Can you tell me a little about the direction of the new songs?
"A few are big-time rockers, which we love to play. But we do have something that's quite different and I'm pretty excited about it. For the first time I wrote a song to Sammy's lyrics."
You've never done that before?
"No. Usually songs start out with us jamming or I'll come in with riffs. But this time I took some of Sammy's words and I sat down at the piano and wrote to them."
It's going to be a piano-based song?
"There's another whole aspect to Sammy Hagar that people haven't heard, a more intimate, introspective side" Joe Satriani, describing a possible new song on Chickenfoot's next record
"No, I transposed it to guitar, but by writing it out on the piano it gave me a different kind of structure and harmonic sense. It's a song called Come Closer, and I think it's going to be pretty spectacular. I want to get a different side of Sammy here. Normally, you know, he goes for the big statements, the big choruses..."
He gets the crowd going.
"Right. But there's another whole aspect to Sammy Hagar that people haven't heard, a more intimate, introspective side. These lyrics reflect that, and they definitely inspired music from me right away. The next Chickenfoot record is going to be great. When we made the first one, we were just coming together. Now we really know one another, so we can take things wide. I can't wait to get started."
But before you do that, I understand you're going to do a new solo record. Don't you rest, man?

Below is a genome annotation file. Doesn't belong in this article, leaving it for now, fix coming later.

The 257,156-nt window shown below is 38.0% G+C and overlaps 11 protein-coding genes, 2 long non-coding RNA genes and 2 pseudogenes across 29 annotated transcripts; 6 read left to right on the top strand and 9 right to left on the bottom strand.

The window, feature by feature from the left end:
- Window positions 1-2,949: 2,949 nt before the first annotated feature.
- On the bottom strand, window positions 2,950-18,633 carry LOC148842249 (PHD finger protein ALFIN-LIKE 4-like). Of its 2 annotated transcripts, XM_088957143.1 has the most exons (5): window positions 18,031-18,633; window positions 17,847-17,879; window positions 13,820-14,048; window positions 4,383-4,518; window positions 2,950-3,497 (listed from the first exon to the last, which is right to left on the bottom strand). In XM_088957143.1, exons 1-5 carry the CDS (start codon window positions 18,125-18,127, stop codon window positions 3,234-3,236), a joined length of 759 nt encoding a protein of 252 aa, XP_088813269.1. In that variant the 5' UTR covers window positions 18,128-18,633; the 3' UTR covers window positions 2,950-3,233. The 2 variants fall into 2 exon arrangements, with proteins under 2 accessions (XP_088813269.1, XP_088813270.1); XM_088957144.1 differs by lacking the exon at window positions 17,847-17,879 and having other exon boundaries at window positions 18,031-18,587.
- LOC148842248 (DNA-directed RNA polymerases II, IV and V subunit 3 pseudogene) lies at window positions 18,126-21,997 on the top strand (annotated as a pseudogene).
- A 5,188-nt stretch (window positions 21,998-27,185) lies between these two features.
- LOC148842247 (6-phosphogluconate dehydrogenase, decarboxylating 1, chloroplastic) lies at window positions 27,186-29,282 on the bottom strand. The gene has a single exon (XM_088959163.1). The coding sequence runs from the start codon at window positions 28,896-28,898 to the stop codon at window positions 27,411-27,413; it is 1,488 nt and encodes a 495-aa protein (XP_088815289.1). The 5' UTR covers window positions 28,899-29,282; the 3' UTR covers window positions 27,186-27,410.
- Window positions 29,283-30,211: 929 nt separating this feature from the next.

[laughs] "I do, but probably not like other people. I'm going to start the next record soon, as in a few weeks from now. Since I got off the Hendrix tour, I've been going through a lot of the bits and pieces and riffs I've collected, trying to see if they're songs. I probably have about 30 actual song ideas, so now I have to whittle them down a bit."
Who are the musicians you're going to use?
"Mike Fraser's going to co-produce it with me. As for the band, I'm going to work with Jeff Campitelli on drums and Allen Whitman on bass. Allen's in a band called The Mermen. Jeff, Allen and I have a long history together. Back when Jeff and I were in The Squares together, Allen was in a few different Bay Area bands, so we'd always be doing shows together. As a bassist, he's got great feel, a very unusual style, so I'm really looking forward to working with him."
What can you tell me about the new songs?
"One thing I'm really trying to do is explore new rhythms. There's going to be a wide variety of textures and moods, and some of them might be kind of obscure. It's not going to be so much [mimes playing fast] 'da-da-da-da-da-da.' I'm not saying there won't be a fast song on the record, but I feel like it's time to get into some different areas. I don't want to rule anything out, but that's where my head is at."
Finally, let's talk about the Chickenfoot DVD. It must have been great to be interviewed by Nigel Tufnel.
[laughs] "What guitarist wouldn't want that? His gifts to the world are many. Actually, Christopher Guest and I have a bit of a history: I had a tiny role in his movie For Your Consideration - I played a guitarist, which was a real stretch. [laughs] But he also showed up as Nigel Tufnel in my DVD The Satch Tapes.
"Yeah, so it was a real treat to have him interview me as Nigel in the Chickenfoot DVD. The strange thing is, when you're working with Christopher - well, Nigel, I mean - you can't try to be funny. You have to be led by him and be the straight man. That's the only way something like that can work."
Check back with MusicRadar tomorrow for our interview with Chad Smith. In addition to discussing the next Chickenfoot record, Smith gives us the exclusive lowdown on the Red Hot Chili Peppers' new sound.